BOB GARFIELD: In January, we spoke with Brooks Jackson, the ex-CNN correspondent and mastermind behind the Annenberg Public Policy Center's FactCheck.org. Nice idea, we thought, fact-checking political ads and political speech, with a view to holding the pols accountable for their distortions. But now the campaign is over, and we wondered if the site had any impact on the volume of lies generated by Campaign 2004 or even the public's awareness of them. Brooks, welcome back to the show.
BROOKS JACKSON: Good to be back, Bob.
BOB GARFIELD: Is it my imagination that for all of the fact-checking and truth-squadding and integrating fact-checking within the bodies of news stories on page one, that the last few days and weeks have actually seen an increase in, shall we say, the incautiousness of the campaigns?
BROOKS JACKSON: Oh, I think that's inevitable, and you'll always see the pitch sort of steps up in the last week of a campaign. We've seen-- an ad from the Bush campaign featuring a pack of hungry wolves, sort of symbolic of Al Qaeda, I suppose, blaming Kerry for voting for cuts in intelligence spending that would leave us vulnerable. And we've seen a, an ad from an independent pro-Kerry group that questions whether the draft is going to be re-instated, because of Bush's policies in Iraq. So there you have it. I mean if you believe the ads, the choices in this election are between being devoured by wild animals or having your loved ones conscripted and sent off to a war zone.
BOB GARFIELD: Let's talk about the wolves for a moment, because I think that is a nice window into the technique of the political consultants who craft these things. It states that Kerry voted against a certain appropriation after the attack on the World Trade Center. And there are two interesting facts that qualify that. First, the attack that it refers to was the 1993 attack -- not 9/11 -- and secondly, Kerry took a position on that bill that was identical to that which then-Secretary of Defense Dick Cheney had taken with the Congress. But all of that context is absent.
BROOKS JACKSON: Well, the ad is careful to state that Kerry's vote - the one they're referring to - came after the first terrorist attack, but many people hear that as the first attack on the World Trade Center tower and - in 2001 - even, I've talked to even journalists who are surprised when I point out to them that they're talking about the truck bomb that went off in the basement of one of the World Trade Center buildings in 1993. If you don't listen very carefully, you can be misled. I know that for a fact. The ad also says that Kerry supported a 6 billion dollar cut in intelligence, "slashing," I think is the word they use. The fact is, when you lay it out and look at it, he voted for and actually sponsored a deficit reduction measure that included a one billion dollar cut in intelligence spending in 1994, followed by a four year freeze in spending at the same level, adjusted upward for inflation. And to put it further in context, we were spending an estimated 27 billion on intelligence overall at the time, so it represented about -- something under a 4 percent cut. I think a journalist would not call that "slashing." A journalist would call that "trimming."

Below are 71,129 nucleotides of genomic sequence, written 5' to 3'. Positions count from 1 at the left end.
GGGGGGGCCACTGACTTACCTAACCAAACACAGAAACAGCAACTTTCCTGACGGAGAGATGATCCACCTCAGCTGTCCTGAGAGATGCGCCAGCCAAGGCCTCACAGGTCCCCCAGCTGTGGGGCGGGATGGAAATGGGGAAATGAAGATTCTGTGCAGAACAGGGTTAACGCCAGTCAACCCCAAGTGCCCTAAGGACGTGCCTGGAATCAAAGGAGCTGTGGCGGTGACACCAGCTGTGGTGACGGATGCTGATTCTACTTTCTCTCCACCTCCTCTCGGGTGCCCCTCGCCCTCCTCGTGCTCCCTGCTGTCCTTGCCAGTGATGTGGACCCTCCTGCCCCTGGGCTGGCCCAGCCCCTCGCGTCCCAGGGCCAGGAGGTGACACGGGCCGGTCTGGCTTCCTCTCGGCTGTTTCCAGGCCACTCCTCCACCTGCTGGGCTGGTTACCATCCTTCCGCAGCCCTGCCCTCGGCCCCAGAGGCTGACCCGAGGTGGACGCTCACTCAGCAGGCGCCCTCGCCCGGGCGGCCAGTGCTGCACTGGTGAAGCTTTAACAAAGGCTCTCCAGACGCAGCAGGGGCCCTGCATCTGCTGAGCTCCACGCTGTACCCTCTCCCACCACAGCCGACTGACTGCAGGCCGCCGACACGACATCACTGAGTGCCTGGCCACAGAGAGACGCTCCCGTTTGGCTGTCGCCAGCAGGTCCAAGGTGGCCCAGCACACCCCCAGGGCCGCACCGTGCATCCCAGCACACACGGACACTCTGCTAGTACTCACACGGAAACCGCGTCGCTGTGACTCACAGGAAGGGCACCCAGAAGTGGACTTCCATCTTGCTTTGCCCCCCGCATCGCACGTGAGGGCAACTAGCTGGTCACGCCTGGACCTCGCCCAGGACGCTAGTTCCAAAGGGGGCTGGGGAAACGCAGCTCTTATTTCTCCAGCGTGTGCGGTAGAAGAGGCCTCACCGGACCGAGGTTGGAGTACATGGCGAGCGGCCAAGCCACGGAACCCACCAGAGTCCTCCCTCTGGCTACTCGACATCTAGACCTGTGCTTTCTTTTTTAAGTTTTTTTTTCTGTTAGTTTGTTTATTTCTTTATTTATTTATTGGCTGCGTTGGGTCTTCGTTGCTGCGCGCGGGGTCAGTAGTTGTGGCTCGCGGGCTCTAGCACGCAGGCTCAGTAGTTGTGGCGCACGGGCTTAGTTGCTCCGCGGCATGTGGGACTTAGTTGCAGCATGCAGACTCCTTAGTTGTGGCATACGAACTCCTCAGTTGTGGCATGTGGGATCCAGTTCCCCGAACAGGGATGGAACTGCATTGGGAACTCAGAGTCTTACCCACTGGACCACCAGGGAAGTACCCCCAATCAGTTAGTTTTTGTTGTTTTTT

BOB GARFIELD: Kerry, only a couple of weeks ago, had an ad out that lied blatantly about the president's plans for Social Security, and I use the word "lied" advisedly. You don't seem to use it much on FactCheck.org, but don't you regard, as I do, the assembly of nominal facts to create a mis-impression as fundamentally a lie?
BROOKS JACKSON: Well, to me, a lie means an intentional and knowing falsehood, and since I don't know what they know, I'm not a mindreader, I guess I give them the benefit of the doubt. It's-- You're right -- we haven't used the word "lie" to characterize anything a candidate's said on our website. We use terms like "distortion" and "misleading statement." "Statements out of context." "Not the whole story." "False," if they are false, and we think we can prove it. But a lie? I don't know. I, I-- I don't know what they're thinking. Maybe they actually believe some of this stuff, or all of this stuff that they're saying, and in a way, that would be kind of scarier than if they're lying, because one of these guys is going to be elected, and if they really believe all the bogus information that they're putting out, it doesn't bode well for the next four years.
BOB GARFIELD: Not to be too dispiriting or anything but-- on the question of what effect this has on the electorate itself, the program on international policy attitudes at the University of Maryland released a poll that found that a majority of Bush supporters, 72 percent, believe that Iraq possessed prohibited weapons or had a major weapon of mass destruction program. So, [LAUGHS] do you despair for the significance of your work, when clearly at least with this group, you're not getting through?
BROOKS JACKSON: No, I don't despair. I just think that we've been, as journalists, outclassed by those who would spin us, whether they're elected officials or, or people seeking elective office, or special interest groups. The world's just gotten to be, every year that I've been alive, a, a more complicated and bewildering place, and I don't think journalists' skills and the dedication of their bosses has kept up with the need to explain this world to our audiences.
BOB GARFIELD: Brooks, thanks once again for joining us.
BROOKS JACKSON: Thank you so much for having me here, Bob.
BOB GARFIELD: Brooks Jackson is director of FactCheck.org, a project of the Annenberg Public Policy Center at the University of Pennsylvania. [MUSIC]